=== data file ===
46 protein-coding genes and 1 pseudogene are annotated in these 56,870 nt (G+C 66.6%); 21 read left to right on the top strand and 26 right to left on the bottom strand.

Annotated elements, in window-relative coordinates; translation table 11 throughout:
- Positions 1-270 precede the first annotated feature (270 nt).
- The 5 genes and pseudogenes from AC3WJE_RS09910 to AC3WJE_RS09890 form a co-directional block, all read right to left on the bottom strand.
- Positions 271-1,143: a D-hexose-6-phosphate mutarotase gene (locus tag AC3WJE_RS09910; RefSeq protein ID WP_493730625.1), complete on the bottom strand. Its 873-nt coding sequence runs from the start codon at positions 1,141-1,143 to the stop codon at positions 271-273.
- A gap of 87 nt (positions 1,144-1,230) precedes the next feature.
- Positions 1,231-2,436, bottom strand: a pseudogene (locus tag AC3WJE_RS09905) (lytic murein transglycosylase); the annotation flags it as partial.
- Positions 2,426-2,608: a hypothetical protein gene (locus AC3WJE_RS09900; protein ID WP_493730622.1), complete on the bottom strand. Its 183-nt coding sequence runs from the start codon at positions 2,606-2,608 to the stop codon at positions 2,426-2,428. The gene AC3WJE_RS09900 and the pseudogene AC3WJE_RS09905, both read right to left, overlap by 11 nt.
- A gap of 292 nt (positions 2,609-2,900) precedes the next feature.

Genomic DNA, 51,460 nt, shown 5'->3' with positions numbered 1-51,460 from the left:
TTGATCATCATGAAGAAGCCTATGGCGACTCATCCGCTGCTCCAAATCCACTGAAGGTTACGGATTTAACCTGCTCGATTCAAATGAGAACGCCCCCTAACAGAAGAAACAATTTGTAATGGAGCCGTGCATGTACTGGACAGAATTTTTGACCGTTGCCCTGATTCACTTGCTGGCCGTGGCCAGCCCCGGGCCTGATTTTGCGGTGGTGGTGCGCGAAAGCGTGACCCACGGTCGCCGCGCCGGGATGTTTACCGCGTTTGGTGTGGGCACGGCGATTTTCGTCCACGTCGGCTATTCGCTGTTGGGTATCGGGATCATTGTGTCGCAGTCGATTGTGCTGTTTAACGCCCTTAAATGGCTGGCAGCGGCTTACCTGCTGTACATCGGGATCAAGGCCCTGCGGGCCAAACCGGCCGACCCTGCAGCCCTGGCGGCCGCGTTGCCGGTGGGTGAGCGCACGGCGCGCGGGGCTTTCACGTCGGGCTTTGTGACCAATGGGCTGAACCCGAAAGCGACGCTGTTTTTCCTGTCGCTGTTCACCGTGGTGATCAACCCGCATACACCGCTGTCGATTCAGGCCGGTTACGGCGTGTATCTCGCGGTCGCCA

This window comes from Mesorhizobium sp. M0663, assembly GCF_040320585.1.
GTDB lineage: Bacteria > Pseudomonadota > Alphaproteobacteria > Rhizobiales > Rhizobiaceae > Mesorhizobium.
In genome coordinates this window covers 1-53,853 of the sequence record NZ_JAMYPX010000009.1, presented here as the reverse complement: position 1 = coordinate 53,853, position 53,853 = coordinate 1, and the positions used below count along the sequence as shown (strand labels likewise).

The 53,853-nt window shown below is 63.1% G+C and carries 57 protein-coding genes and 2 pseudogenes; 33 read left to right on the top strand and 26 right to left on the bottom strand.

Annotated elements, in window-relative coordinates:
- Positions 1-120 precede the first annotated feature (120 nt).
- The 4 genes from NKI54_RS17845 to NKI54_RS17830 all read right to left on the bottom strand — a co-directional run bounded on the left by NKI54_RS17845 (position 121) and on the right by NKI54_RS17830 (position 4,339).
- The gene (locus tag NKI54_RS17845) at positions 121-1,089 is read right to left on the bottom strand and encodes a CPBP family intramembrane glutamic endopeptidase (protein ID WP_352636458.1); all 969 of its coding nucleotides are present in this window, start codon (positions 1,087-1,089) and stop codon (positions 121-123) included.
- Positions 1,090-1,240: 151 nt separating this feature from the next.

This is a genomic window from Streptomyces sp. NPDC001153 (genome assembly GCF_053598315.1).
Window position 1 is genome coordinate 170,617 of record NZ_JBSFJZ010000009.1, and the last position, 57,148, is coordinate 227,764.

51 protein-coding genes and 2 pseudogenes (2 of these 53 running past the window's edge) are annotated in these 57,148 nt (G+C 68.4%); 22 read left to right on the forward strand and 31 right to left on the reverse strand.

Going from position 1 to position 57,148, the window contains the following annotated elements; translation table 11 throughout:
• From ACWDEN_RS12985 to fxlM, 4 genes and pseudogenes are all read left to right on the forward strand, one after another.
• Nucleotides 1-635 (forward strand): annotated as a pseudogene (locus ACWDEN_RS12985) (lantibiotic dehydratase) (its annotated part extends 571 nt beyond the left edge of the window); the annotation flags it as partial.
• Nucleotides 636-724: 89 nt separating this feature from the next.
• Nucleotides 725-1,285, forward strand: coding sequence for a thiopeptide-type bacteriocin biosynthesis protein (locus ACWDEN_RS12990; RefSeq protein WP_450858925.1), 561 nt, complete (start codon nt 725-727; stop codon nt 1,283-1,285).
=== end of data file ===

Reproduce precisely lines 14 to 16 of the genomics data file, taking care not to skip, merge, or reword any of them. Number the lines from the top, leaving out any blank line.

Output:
In genome coordinates this window covers 1-53,853 of the sequence record NZ_JAMYPX010000009.1, presented here as the reverse complement: position 1 = coordinate 53,853, position 53,853 = coordinate 1, and the positions used below count along the sequence as shown (strand labels likewise).

The 53,853-nt window shown below is 63.1% G+C and carries 57 protein-coding genes and 2 pseudogenes; 33 read left to right on the top strand and 26 right to left on the bottom strand.

Annotated elements, in window-relative coordinates: